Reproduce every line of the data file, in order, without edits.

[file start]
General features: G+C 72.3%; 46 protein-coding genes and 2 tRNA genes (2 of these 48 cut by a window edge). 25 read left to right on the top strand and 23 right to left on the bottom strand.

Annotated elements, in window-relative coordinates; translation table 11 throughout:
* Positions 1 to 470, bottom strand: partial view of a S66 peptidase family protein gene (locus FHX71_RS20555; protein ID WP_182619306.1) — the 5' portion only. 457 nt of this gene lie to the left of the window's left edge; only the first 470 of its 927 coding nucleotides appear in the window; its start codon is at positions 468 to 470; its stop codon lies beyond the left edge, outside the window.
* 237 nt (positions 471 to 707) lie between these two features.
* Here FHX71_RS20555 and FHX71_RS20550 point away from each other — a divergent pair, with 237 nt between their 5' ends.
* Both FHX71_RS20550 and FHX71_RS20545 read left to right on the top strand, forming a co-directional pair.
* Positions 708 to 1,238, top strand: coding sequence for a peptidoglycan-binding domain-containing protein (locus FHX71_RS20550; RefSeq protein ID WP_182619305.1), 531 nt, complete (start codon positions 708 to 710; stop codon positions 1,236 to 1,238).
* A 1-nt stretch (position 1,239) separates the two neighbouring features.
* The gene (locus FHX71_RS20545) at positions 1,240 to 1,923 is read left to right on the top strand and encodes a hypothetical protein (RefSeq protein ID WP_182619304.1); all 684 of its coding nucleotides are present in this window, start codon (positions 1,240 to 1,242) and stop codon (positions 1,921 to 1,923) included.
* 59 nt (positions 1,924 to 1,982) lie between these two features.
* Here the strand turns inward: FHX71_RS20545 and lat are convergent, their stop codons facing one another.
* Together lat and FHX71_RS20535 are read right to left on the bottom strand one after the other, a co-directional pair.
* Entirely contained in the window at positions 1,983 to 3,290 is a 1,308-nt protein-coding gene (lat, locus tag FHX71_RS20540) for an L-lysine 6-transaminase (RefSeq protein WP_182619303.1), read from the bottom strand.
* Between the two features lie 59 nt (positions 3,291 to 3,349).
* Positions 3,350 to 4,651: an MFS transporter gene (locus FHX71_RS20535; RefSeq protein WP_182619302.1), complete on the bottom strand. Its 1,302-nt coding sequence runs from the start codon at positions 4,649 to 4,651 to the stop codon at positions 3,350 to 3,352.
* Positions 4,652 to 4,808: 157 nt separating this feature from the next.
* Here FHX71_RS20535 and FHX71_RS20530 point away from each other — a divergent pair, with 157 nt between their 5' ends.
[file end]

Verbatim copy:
General features: G+C 72.3%; 46 protein-coding genes and 2 tRNA genes (2 of these 48 cut by a window edge). 25 read left to right on the top strand and 23 right to left on the bottom strand.

Annotated elements, in window-relative coordinates; translation table 11 throughout:
* Positions 1 to 470, bottom strand: partial view of a S66 peptidase family protein gene (locus FHX71_RS20555; protein ID WP_182619306.1) — the 5' portion only. 457 nt of this gene lie to the left of the window's left edge; only the first 470 of its 927 coding nucleotides appear in the window; its start codon is at positions 468 to 470; its stop codon lies beyond the left edge, outside the window.
* 237 nt (positions 471 to 707) lie between these two features.
* Here FHX71_RS20555 and FHX71_RS20550 point away from each other — a divergent pair, with 237 nt between their 5' ends.
* Both FHX71_RS20550 and FHX71_RS20545 read left to right on the top strand, forming a co-directional pair.
* Positions 708 to 1,238, top strand: coding sequence for a peptidoglycan-binding domain-containing protein (locus FHX71_RS20550; RefSeq protein ID WP_182619305.1), 531 nt, complete (start codon positions 708 to 710; stop codon positions 1,236 to 1,238).
* A 1-nt stretch (position 1,239) separates the two neighbouring features.
* The gene (locus FHX71_RS20545) at positions 1,240 to 1,923 is read left to right on the top strand and encodes a hypothetical protein (RefSeq protein ID WP_182619304.1); all 684 of its coding nucleotides are present in this window, start codon (positions 1,240 to 1,242) and stop codon (positions 1,921 to 1,923) included.
* 59 nt (positions 1,924 to 1,982) lie between these two features.
* Here the strand turns inward: FHX71_RS20545 and lat are convergent, their stop codons facing one another.
* Together lat and FHX71_RS20535 are read right to left on the bottom strand one after the other, a co-directional pair.
* Entirely contained in the window at positions 1,983 to 3,290 is a 1,308-nt protein-coding gene (lat, locus tag FHX71_RS20540) for an L-lysine 6-transaminase (RefSeq protein WP_182619303.1), read from the bottom strand.
* Between the two features lie 59 nt (positions 3,291 to 3,349).
* Positions 3,350 to 4,651: an MFS transporter gene (locus FHX71_RS20535; RefSeq protein WP_182619302.1), complete on the bottom strand. Its 1,302-nt coding sequence runs from the start codon at positions 4,649 to 4,651 to the stop codon at positions 3,350 to 3,352.
* Positions 4,652 to 4,808: 157 nt separating this feature from the next.
* Here FHX71_RS20535 and FHX71_RS20530 point away from each other — a divergent pair, with 157 nt between their 5' ends.